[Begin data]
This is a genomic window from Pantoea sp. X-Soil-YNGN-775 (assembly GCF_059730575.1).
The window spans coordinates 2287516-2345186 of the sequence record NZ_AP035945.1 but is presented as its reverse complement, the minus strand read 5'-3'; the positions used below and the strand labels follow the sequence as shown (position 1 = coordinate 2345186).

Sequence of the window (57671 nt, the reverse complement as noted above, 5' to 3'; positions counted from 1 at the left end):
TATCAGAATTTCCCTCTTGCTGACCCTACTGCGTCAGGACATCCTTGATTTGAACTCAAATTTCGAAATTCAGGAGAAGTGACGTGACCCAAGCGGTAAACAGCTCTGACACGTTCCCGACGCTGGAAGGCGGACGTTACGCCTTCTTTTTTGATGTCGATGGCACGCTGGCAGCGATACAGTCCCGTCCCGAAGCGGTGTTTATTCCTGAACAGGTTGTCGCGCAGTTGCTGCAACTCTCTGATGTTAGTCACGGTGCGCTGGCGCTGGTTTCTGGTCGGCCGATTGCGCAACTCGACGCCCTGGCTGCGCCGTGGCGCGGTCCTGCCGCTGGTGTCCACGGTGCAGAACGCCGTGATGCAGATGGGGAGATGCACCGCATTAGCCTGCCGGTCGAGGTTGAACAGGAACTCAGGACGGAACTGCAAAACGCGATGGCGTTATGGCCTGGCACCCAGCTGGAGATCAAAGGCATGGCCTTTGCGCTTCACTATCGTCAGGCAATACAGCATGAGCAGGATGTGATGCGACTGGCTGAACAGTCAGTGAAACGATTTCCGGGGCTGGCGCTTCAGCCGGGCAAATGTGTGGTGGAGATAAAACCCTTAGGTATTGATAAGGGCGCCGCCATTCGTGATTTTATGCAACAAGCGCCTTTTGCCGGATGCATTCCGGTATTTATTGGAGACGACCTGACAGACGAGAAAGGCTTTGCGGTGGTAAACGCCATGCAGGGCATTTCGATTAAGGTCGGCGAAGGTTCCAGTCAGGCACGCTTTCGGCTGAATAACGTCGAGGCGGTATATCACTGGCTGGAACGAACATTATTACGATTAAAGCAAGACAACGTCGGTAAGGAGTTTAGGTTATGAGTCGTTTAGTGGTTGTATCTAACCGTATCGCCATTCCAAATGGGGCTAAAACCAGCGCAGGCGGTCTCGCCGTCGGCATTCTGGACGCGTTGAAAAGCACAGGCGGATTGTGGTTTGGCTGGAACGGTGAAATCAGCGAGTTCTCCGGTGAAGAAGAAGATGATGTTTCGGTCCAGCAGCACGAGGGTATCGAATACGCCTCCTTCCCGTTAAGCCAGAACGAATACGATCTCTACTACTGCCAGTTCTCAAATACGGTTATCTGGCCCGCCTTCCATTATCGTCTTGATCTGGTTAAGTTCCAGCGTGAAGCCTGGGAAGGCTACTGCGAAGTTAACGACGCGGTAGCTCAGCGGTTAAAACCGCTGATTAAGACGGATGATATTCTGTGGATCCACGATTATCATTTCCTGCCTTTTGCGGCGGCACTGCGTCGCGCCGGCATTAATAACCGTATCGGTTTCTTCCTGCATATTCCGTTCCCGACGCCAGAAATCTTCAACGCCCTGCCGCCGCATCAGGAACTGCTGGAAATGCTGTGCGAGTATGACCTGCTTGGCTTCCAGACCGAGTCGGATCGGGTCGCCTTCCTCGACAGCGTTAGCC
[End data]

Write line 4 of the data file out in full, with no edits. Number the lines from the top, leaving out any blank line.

TATCAGAATTTCCCTCTTGCTGACCCTACTGCGTCAGGACATCCTTGATTTGAACTCAAATTTCGAAATTCAGGAGAAGTGACGTGACCCAAGCGGTAAACAGCTCTGACACGTTCCCGACGCTGGAAGGCGGACGTTACGCCTTCTTTTTTGATGTCGATGGCACGCTGGCAGCGATACAGTCCCGTCCCGAAGCGGTGTTTATTCCTGAACAGGTTGTCGCGCAGTTGCTGCAACTCTCTGATGTTAGTCACGGTGCGCTGGCGCTGGTTTCTGGTCGGCCGATTGCGCAACTCGACGCCCTGGCTGCGCCGTGGCGCGGTCCTGCCGCTGGTGTCCACGGTGCAGAACGCCGTGATGCAGATGGGGAGATGCACCGCATTAGCCTGCCGGTCGAGGTTGAACAGGAACTCAGGACGGAACTGCAAAACGCGATGGCGTTATGGCCTGGCACCCAGCTGGAGATCAAAGGCATGGCCTTTGCGCTTCACTATCGTCAGGCAATACAGCATGAGCAGGATGTGATGCGACTGGCTGAACAGTCAGTGAAACGATTTCCGGGGCTGGCGCTTCAGCCGGGCAAATGTGTGGTGGAGATAAAACCCTTAGGTATTGATAAGGGCGCCGCCATTCGTGATTTTATGCAACAAGCGCCTTTTGCCGGATGCATTCCGGTATTTATTGGAGACGACCTGACAGACGAGAAAGGCTTTGCGGTGGTAAACGCCATGCAGGGCATTTCGATTAAGGTCGGCGAAGGTTCCAGTCAGGCACGCTTTCGGCTGAATAACGTCGAGGCGGTATATCACTGGCTGGAACGAACATTATTACGATTAAAGCAAGACAACGTCGGTAAGGAGTTTAGGTTATGAGTCGTTTAGTGGTTGTATCTAACCGTATCGCCATTCCAAATGGGGCTAAAACCAGCGCAGGCGGTCTCGCCGTCGGCATTCTGGACGCGTTGAAAAGCACAGGCGGATTGTGGTTTGGCTGGAACGGTGAAATCAGCGAGTTCTCCGGTGAAGAAGAAGATGATGTTTCGGTCCAGCAGCACGAGGGTATCGAATACGCCTCCTTCCCGTTAAGCCAGAACGAATACGATCTCTACTACTGCCAGTTCTCAAATACGGTTATCTGGCCCGCCTTCCATTATCGTCTTGATCTGGTTAAGTTCCAGCGTGAAGCCTGGGAAGGCTACTGCGAAGTTAACGACGCGGTAGCTCAGCGGTTAAAACCGCTGATTAAGACGGATGATATTCTGTGGATCCACGATTATCATTTCCTGCCTTTTGCGGCGGCACTGCGTCGCGCCGGCATTAATAACCGTATCGGTTTCTTCCTGCATATTCCGTTCCCGACGCCAGAAATCTTCAACGCCCTGCCGCCGCATCAGGAACTGCTGGAAATGCTGTGCGAGTATGACCTGCTTGGCTTCCAGACCGAGTCGGATCGGGTCGCCTTCCTCGACAGCGTTAGCC